Data Science and Entertainment Production at Netflix

By Jen Walraven, Manager, Science & Analytics at Netflix

It’s nearly impossible to remember what date night looked like before the coining of the term “Netflix and Chill.”  With Netflix playing such an integral role in our daily lives, we were intrigued to hear from Jen Walraven, Manager of Science and Analytics at Netflix, on the ins and outs of the company’s complex system of data analytics, especially as it pertains to intricately tailoring each viewer’s profile to their unique tastes no matter where in the world they are.  

Hi everybody, I’m Jen. I lead our studio and production science and analytics team at the Netflix office in LA right in the heart of Hollywood.

Netflix is pretty well known for its recommendation systems, but I’m not going to talk about any of that. I’m going to talk about something a little bit different, which is how we’re using data science as part of our studio. I’ll give a brief history on the Netflix studio and how we think about content production at Netflix. I’ll motivate our discussion a little bit with this question of why use data in such a creative space and walk through some of the challenges that we are facing.

In 2013, we launched House of Cards and Orange is the New Black as well as Netflix originals. This is back at a time when releasing the entire season of a show all at once on a streaming service made headline news. Stranger Things became one of our first self-managed originals. With a self-managed title, we were responsible for the whole production infrastructure. Previously, we could license that work out to another production company or another studio, but now, we were in the thick of it. In the first half of this year alone, this is just a sample of the Netflix self-managed originals that we’ve released on the service, but what is production?  What does it actually mean to self-manage? I like to use the analogy of a homeowner with a vision for their house – they may have a vision but then they’ll engage an architect who designs some blueprints. They may connect with a general contractor who then reaches out to their network of experts to help bring the whole thing together. They may reach out to an interior designer, a stonemason, a landscaper, a framer and so on. Production is not that different a title. We’ll start with a writer or a creator who has a vision. They will write a script, which is in many ways the blueprint of production. They then engage with producers who reach out to their network of experts.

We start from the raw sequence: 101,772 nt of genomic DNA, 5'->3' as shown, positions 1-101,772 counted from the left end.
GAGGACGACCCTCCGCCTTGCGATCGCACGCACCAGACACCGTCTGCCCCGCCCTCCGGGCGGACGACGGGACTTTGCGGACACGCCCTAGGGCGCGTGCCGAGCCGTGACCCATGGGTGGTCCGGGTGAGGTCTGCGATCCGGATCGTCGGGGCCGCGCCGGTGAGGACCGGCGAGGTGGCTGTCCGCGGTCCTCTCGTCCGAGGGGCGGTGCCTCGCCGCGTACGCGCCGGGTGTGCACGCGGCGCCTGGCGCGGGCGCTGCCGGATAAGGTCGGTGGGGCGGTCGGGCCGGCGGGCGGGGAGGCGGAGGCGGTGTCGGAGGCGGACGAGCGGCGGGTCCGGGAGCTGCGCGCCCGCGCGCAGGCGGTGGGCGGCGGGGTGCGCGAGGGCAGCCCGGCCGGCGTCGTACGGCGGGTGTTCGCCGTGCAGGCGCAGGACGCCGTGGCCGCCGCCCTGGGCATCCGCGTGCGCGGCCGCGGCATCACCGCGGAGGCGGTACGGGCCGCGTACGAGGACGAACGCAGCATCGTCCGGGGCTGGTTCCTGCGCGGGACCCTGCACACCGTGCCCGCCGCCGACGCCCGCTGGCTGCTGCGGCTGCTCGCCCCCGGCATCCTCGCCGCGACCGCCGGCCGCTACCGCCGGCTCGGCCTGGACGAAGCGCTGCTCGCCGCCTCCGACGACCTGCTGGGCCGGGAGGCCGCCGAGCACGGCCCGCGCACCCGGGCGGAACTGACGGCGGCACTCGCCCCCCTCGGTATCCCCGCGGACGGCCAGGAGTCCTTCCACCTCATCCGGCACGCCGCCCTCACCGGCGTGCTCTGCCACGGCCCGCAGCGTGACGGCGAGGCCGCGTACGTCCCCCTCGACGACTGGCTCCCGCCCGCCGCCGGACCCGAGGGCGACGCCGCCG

If you have ever sat through a movie through the credits,  you’ll know how many people are actually involved in making this happen. It’s a very analogous process in content production.  At Netflix, we typically frame our content lifecycle in this high level set of steps. A new content will come in as a creative pitch.  If we decide to greenlight it, we move into a long series of negotiations that truly continues throughout the whole process. Then we move into the heart of the content creation from pre-production all the way through to localization and quality control. After that content has been created, we launch it on the Netflix service and have a bunch of personalized recommendations that we all know and love.

I’ll talk a little bit about the primary studio functions. Although my team is using data from this entire lifecycle, we’re really affecting decision making in the studio. Pre-production is a lot of planning and logistics. It’s been said that 80% – give or take – of the prep work happens where we’re answering questions in terms of what crew we are going to work with or what the budget or schedule for this title should be. Where are we going to film it? Do we need special equipment? Do we need a stage? All of these questions are asked in this phase and then we move into production, otherwise referred to as principal photography. This is when the actual filming happens when we think of actors and directors on set moving around. In addition to the on-camera work, there’s also a tremendous amount of just tracking daily schedules and the vendors we interact with by reviewing daily footage and making sure that we’re moving forward as close to on-time and on-budget as possible.

Post-production, even though post implies afterwards, they’re truly involved throughout the whole process because they are the guardians of the media assets that are ultimately delivered from that filming. They are responsible for editing the audio and the visual from any supplementary material that goes into what you see when you press play on Netflix. They’re also responsible for editing. This can be more creative editing like arranging the story to make sure that it’s true to that original creative vision, but also it includes more technical editing like color and sound finishes, making sure that the color the color looks good. The audio and the visual are aligned and that type of work and visual effects is also involved around this stage, bringing things to life that we can’t do on camera. Finally, localization and quality control come in after that content has been made in terms of how we make this content accessible and understandable to our global audience.